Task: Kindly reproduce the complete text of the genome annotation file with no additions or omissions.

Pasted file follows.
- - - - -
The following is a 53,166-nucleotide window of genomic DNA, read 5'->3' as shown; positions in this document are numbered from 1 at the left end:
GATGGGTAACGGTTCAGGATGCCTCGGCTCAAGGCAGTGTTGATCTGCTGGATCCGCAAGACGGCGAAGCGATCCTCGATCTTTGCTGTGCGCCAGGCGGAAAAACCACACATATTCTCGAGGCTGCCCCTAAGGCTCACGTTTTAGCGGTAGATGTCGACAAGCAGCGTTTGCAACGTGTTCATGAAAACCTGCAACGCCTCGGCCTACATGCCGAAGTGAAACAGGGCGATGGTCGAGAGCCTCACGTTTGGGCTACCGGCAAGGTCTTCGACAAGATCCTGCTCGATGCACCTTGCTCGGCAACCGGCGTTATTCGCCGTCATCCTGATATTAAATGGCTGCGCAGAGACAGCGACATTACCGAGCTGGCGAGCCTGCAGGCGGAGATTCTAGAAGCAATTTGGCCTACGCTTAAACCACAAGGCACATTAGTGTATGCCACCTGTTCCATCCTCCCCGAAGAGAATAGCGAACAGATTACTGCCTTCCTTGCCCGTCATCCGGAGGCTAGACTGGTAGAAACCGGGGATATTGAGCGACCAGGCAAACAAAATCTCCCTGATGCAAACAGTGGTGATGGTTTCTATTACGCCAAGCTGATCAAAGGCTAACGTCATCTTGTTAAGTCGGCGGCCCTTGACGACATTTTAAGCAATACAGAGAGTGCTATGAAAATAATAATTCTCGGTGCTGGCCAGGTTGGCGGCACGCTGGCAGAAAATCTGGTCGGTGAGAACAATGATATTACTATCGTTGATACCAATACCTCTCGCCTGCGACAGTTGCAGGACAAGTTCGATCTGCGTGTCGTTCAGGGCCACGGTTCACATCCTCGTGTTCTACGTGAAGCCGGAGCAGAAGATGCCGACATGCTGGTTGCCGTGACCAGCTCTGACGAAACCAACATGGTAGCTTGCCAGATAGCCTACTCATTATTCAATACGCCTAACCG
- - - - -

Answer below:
The following is a 53,166-nucleotide window of genomic DNA, read 5'->3' as shown; positions in this document are numbered from 1 at the left end:
GATGGGTAACGGTTCAGGATGCCTCGGCTCAAGGCAGTGTTGATCTGCTGGATCCGCAAGACGGCGAAGCGATCCTCGATCTTTGCTGTGCGCCAGGCGGAAAAACCACACATATTCTCGAGGCTGCCCCTAAGGCTCACGTTTTAGCGGTAGATGTCGACAAGCAGCGTTTGCAACGTGTTCATGAAAACCTGCAACGCCTCGGCCTACATGCCGAAGTGAAACAGGGCGATGGTCGAGAGCCTCACGTTTGGGCTACCGGCAAGGTCTTCGACAAGATCCTGCTCGATGCACCTTGCTCGGCAACCGGCGTTATTCGCCGTCATCCTGATATTAAATGGCTGCGCAGAGACAGCGACATTACCGAGCTGGCGAGCCTGCAGGCGGAGATTCTAGAAGCAATTTGGCCTACGCTTAAACCACAAGGCACATTAGTGTATGCCACCTGTTCCATCCTCCCCGAAGAGAATAGCGAACAGATTACTGCCTTCCTTGCCCGTCATCCGGAGGCTAGACTGGTAGAAACCGGGGATATTGAGCGACCAGGCAAACAAAATCTCCCTGATGCAAACAGTGGTGATGGTTTCTATTACGCCAAGCTGATCAAAGGCTAACGTCATCTTGTTAAGTCGGCGGCCCTTGACGACATTTTAAGCAATACAGAGAGTGCTATGAAAATAATAATTCTCGGTGCTGGCCAGGTTGGCGGCACGCTGGCAGAAAATCTGGTCGGTGAGAACAATGATATTACTATCGTTGATACCAATACCTCTCGCCTGCGACAGTTGCAGGACAAGTTCGATCTGCGTGTCGTTCAGGGCCACGGTTCACATCCTCGTGTTCTACGTGAAGCCGGAGCAGAAGATGCCGACATGCTGGTTGCCGTGACCAGCTCTGACGAAACCAACATGGTAGCTTGCCAGATAGCCTACTCATTATTCAATACGCCTAACCG